It’s time to put on white and play tennis at the All England Lawn Tennis and Croquet Club! This year a fellow named Nick Kyrgios stopped trying for a game because he was angry at the umpire’s decision in the previous game.
For those fans of mine who are not tennis enthusiasts I’ll let you in a secret. Tennis players stop trying, or “tank”, games all the time. The way tennis is scored with sets makes it useful for players to stop trying for a bit to recover their strength when the chances of winning a set or even a game is remote. Say a player is down 5-0 in a set. There’s not a lot of sense in going all out to win a game when coming back to win the set is all but impossible.
Wimbledon, in particular, facilitates this sort of behavior because the extremely fast surface gives the serving player a major advantage. Thus a returning player, like Kyrgios in this case, sometimes makes little attempt to win.
That being said, Krygios’ effort was far worse than normal for a player “tanking” a game. Generally there is at least a half-hearted try to return the ball in the hopes your opponent messes up. In this case Krygios made almost no effort at all. It was clear what he was doing. His opponent was ahead 2-0 in the second set so it had not reached an insurmountable lead as of yet. He ended up losing that set 6-1.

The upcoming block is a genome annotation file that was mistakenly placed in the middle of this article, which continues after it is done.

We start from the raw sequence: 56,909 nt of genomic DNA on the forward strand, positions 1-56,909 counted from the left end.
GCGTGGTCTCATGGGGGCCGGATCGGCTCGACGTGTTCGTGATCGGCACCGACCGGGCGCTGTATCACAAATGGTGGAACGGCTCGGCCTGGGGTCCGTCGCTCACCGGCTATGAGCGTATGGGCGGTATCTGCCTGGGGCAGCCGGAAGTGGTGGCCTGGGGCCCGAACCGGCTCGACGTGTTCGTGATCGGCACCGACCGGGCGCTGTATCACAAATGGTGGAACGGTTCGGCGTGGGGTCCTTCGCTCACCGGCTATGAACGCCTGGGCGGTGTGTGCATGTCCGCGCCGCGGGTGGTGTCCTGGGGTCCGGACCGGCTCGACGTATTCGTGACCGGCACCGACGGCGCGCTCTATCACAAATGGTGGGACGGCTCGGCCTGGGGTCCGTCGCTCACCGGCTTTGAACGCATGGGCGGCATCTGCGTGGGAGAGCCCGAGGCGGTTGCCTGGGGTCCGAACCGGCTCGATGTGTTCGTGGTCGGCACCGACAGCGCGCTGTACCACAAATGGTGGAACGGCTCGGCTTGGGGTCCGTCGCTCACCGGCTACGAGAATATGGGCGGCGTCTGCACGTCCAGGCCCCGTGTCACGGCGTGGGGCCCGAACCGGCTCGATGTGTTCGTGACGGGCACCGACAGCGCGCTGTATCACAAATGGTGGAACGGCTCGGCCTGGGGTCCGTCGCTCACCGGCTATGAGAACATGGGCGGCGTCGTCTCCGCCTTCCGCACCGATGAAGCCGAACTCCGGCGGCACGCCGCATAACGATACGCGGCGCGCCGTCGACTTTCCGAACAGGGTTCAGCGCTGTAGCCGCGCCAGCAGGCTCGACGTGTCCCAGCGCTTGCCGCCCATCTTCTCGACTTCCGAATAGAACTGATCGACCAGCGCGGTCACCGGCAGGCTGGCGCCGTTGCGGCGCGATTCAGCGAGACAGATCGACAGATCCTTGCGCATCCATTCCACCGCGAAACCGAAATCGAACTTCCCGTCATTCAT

Krygios then started playing with more intent and won the third set before losing the match in the fourth. He played hard for both of those sets.
The question being asked is if Krygios “cheated” fans out of their money by not playing hard, or even at all, in that one game.
There is no doubt that athletes take plays off at times in all sports. They realize the energy necessary is not worth the result to be gained. They “tank”. What makes this case so different is the absolute indifference showed by Krygios. Fans booed, as would have I.
I do think Krygios’ behavior was very poor. It was disrespectful to the audience, his opponent, the officials, and the game itself. That being said, he did what they all do, just a lot more obviously.
I certainly prefer watching a player who gives it their all rather than one who slacks off during the game, even if for tactical reasons rather than simple petulance.
It’s my opinion Krygios will be under greater scrutiny in the future. Fans will dislike him and boo more frequently his efforts. However, the reality is sports is a results driven job. If Krygios wins tournaments he will get paid and our feelings about this incident are irrelevant. He can “tank” a game whenever he desires but if he wins tournaments he will succeed.
But to the question. Were the fans cheated?
I say no. One game or even set does not rise to that level if the other games and sets were played hard. I can see people disagreeing with me and I understand their point of view. It’s an interesting line. If he tanked two sets is that cheating? Certainly everyone would agree that if he lost three straight sets without trying that was indeed cheating the audience.
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